Finally, I have a forced sit-down. I’m sitting in the Salmon, hospital ER, at 16-year-old daughter Maddy’s bedside. She’s reading a novel on her phone, waiting for the doc. I figured I might as well write a novel…to all of you.
I think we might be here for a while.
Her backcountry horseback herding crew found her afoot last evening, wandering around in a thick fir and aspen forest, off her Sunny mare. Tears welled up in her eyes as she literally re-gathered consciousness and her thoughts, getting over the shock of a nasty blow to her head. Immediately her compadres surveyed her situation as they had been trained to do in Alderspring’s backcountry first aid course and encouraged her to rest on the forest floor while crew boss Jake declared a potential emergency over the satellite device he always carries attached to his belt.
Maddy has no remembrance of what happened. That part of her memory is gone, at least for the moment. She thought maybe her mare jumped over one of the many down logs, and perhaps whacked her against a tree in the process.
Thankfully, I intercepted the satellite call immediately. I had dropped Maddy off only an hour or so earlier in our remote Park Creek camp to switch with Annie. I was only about a half hour down the very rough and steep road and was able to make it back to her in 10 minutes, driving much faster than usual over the rocky and brushy track.
When I got there, range rider Ben was at her side keeping her company and making sure she was comfortable. The rest of the crew had gone back to tending the cattle on the steep mountainside. After I extensively checked her out, I decided that her situation wasn’t worsening, and we had time to transport her the 2 hours to primary care without a helicopter. But you never know about head injuries; there could be brain bleeding or cerebrospinal fluid leakage that can cause subsequent problems.
It’s why we’re in the ER. I look at her, and she is bored. Hurry up and wait.
Maddy is can-do. Just several hours before her crash, she and I were crawling our way up the rock trail two track of Big Hat Creek in the f250 four-wheel drive. We came up a steep creek bed draw in the thick cover of a conifer forest, broke onto a park-like Douglas-fir tree studded flat, and noted two free black horses in the sun dappled shade.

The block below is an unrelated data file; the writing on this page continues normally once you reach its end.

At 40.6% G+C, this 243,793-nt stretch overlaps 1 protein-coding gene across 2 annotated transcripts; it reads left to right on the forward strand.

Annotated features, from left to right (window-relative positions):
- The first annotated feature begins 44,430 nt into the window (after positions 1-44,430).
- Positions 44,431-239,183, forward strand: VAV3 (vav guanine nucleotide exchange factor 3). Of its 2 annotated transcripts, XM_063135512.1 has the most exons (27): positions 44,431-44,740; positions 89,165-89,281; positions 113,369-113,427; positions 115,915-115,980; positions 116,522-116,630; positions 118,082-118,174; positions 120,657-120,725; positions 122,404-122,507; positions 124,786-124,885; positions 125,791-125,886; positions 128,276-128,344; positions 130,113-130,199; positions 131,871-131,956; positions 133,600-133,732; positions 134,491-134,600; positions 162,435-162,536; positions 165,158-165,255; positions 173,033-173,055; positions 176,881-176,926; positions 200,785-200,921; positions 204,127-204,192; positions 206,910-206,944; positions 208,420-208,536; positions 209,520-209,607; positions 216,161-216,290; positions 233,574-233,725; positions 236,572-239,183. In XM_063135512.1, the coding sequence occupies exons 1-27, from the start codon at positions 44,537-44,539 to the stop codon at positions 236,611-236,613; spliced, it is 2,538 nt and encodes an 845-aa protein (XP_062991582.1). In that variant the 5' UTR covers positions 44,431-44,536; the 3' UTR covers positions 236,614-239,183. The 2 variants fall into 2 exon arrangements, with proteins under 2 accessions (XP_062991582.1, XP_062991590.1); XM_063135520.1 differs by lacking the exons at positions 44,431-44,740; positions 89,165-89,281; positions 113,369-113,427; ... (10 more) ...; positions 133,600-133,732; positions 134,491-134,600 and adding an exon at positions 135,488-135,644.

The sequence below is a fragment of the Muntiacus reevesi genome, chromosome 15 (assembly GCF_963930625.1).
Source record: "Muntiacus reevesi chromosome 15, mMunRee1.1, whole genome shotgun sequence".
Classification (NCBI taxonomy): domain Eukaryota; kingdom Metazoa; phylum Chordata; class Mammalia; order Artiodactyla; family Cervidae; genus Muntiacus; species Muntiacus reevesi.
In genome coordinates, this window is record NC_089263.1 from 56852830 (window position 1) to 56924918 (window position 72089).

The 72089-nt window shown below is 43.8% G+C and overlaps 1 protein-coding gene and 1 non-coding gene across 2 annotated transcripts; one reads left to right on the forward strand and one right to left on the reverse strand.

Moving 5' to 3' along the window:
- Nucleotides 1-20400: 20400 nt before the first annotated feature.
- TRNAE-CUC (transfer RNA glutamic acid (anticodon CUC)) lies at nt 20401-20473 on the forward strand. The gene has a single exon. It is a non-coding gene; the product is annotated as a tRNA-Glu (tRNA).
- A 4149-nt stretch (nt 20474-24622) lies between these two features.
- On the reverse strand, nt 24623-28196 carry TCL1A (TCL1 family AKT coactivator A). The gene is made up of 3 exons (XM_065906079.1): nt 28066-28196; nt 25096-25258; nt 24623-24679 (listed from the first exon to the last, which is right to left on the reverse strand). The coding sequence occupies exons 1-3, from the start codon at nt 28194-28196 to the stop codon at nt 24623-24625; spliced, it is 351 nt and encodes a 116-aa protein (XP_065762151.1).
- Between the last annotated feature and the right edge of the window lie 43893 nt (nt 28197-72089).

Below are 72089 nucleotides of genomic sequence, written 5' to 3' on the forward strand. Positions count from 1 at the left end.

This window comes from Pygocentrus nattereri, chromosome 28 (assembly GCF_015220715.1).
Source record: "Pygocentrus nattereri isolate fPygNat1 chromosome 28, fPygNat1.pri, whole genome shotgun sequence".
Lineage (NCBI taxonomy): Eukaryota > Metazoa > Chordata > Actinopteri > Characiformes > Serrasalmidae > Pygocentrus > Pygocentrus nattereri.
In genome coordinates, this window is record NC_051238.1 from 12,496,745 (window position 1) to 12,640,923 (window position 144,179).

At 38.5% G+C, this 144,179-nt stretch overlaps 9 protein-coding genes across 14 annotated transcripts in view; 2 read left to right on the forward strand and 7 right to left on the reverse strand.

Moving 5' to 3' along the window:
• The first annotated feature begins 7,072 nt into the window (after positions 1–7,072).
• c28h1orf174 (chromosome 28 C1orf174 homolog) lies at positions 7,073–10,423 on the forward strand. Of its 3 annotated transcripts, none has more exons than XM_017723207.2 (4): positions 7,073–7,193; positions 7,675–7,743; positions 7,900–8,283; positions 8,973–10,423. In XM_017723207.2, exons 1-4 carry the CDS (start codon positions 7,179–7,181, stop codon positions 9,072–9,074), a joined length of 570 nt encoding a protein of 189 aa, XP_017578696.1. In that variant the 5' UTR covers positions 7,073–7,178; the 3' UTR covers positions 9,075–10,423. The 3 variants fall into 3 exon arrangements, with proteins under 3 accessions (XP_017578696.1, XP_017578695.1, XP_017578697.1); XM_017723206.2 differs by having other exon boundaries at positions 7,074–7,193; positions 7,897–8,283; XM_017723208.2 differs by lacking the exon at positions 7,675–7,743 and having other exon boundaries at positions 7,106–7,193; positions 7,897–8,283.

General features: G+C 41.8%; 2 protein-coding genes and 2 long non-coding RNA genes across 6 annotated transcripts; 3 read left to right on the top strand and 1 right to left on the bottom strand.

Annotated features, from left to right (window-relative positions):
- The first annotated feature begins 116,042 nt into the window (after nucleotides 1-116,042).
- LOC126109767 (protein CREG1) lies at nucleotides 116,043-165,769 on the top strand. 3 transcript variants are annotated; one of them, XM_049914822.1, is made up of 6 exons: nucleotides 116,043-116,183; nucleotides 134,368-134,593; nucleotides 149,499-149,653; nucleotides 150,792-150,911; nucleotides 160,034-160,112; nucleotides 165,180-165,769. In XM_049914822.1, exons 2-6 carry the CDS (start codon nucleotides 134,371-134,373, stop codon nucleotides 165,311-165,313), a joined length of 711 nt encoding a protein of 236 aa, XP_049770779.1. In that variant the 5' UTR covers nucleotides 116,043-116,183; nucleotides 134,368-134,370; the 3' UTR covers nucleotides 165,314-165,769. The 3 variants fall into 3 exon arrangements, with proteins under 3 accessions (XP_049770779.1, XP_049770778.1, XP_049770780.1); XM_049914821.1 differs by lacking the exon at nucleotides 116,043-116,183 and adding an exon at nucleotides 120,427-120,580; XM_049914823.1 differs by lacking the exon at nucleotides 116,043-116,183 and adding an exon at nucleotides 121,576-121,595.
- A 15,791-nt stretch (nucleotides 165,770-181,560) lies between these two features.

“It’s Bo and Flick,” Maddy observed.
“They must have broken from the pack string,” I thought out loud.
Maddy nodded. We both knew that Sara, our 19-year-old two-hatted camp cook and cowboy packer had passed through this very valley with 7 or 8 head of horses packed heavy with camp gear, making the move from Big Hat Camp to Park Creek camp. She had a range rider named Montana with her, willing and able, but just learning about packing.
I hoped the experience wouldn’t overwhelm him. The way to the next camp was trail-less, and over a high mountain range partially cloaked with thick forests.
Although Sara was young, she packed a lot of trail horse and pack experience in her heart, soul and mind. But when stringing a lot of horses through broken and trail-less country, there was a sack full of things that could go wrong.
I stopped the high clearance F250 range truck and turned toward Maddy in the passenger seat. “Maddy, you got all your riding gear in the back? I mean you have a saddle and bridle in this truck?”
“Sure do.” Her face cringed a little, partly with a smile, because she probably knew what I was thinking.
” I’d like you to make the trip over to Park Creek with these two to catch up with the crew. You’ll have to find the way by yourself, riding one of these and leading the other, but I think you can do this. I’ll make the 7-mile trip around on roads with this truckload of gear, and I should be able to meet you there in the next valley.”
I sketched a little map in the dirt at our feet showing her where Park Camp was and the route to get there, and she stoically accepted the info. There was a job to do, and she would do it.
She grabbed the older, more recalcitrant gelding named Flick (“he isn’t gonna lead well,” Maddy calculated) and started throwing gear on and tossed me some scraps of rope off the truck. “Can you just tie a halter together outta them for my lead horse?”